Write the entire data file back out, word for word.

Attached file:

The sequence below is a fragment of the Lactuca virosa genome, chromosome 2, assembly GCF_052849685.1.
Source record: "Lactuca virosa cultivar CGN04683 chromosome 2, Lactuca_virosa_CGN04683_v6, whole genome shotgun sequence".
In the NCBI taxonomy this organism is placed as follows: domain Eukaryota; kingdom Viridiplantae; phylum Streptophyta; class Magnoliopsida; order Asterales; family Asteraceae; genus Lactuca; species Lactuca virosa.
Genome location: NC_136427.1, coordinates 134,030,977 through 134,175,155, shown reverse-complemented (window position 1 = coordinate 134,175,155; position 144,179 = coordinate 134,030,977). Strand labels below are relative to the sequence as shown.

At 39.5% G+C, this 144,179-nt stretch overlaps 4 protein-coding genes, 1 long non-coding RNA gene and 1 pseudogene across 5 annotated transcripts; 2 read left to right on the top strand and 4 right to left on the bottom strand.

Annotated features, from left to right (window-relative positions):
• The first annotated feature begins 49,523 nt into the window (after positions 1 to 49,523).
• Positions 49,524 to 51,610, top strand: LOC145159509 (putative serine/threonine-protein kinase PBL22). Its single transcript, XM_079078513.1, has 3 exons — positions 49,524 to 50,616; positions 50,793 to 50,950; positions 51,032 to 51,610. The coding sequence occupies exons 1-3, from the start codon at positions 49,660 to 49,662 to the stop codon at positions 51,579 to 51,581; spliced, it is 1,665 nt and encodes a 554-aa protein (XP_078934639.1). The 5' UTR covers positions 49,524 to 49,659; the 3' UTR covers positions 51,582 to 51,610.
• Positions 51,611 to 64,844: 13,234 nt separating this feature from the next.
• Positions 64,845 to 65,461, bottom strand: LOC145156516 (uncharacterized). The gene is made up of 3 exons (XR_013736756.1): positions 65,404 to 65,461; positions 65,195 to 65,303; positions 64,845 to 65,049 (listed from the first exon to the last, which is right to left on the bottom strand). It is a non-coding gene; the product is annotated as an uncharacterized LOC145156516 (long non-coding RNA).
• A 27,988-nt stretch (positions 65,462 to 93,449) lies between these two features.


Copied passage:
The sequence below is a fragment of the Lactuca virosa genome, chromosome 2, assembly GCF_052849685.1.
Source record: "Lactuca virosa cultivar CGN04683 chromosome 2, Lactuca_virosa_CGN04683_v6, whole genome shotgun sequence".
In the NCBI taxonomy this organism is placed as follows: domain Eukaryota; kingdom Viridiplantae; phylum Streptophyta; class Magnoliopsida; order Asterales; family Asteraceae; genus Lactuca; species Lactuca virosa.
Genome location: NC_136427.1, coordinates 134,030,977 through 134,175,155, shown reverse-complemented (window position 1 = coordinate 134,175,155; position 144,179 = coordinate 134,030,977). Strand labels below are relative to the sequence as shown.

At 39.5% G+C, this 144,179-nt stretch overlaps 4 protein-coding genes, 1 long non-coding RNA gene and 1 pseudogene across 5 annotated transcripts; 2 read left to right on the top strand and 4 right to left on the bottom strand.

Annotated features, from left to right (window-relative positions):
• The first annotated feature begins 49,523 nt into the window (after positions 1 to 49,523).
• Positions 49,524 to 51,610, top strand: LOC145159509 (putative serine/threonine-protein kinase PBL22). Its single transcript, XM_079078513.1, has 3 exons — positions 49,524 to 50,616; positions 50,793 to 50,950; positions 51,032 to 51,610. The coding sequence occupies exons 1-3, from the start codon at positions 49,660 to 49,662 to the stop codon at positions 51,579 to 51,581; spliced, it is 1,665 nt and encodes a 554-aa protein (XP_078934639.1). The 5' UTR covers positions 49,524 to 49,659; the 3' UTR covers positions 51,582 to 51,610.
• Positions 51,611 to 64,844: 13,234 nt separating this feature from the next.
• Positions 64,845 to 65,461, bottom strand: LOC145156516 (uncharacterized). The gene is made up of 3 exons (XR_013736756.1): positions 65,404 to 65,461; positions 65,195 to 65,303; positions 64,845 to 65,049 (listed from the first exon to the last, which is right to left on the bottom strand). It is a non-coding gene; the product is annotated as an uncharacterized LOC145156516 (long non-coding RNA).
• A 27,988-nt stretch (positions 65,462 to 93,449) lies between these two features.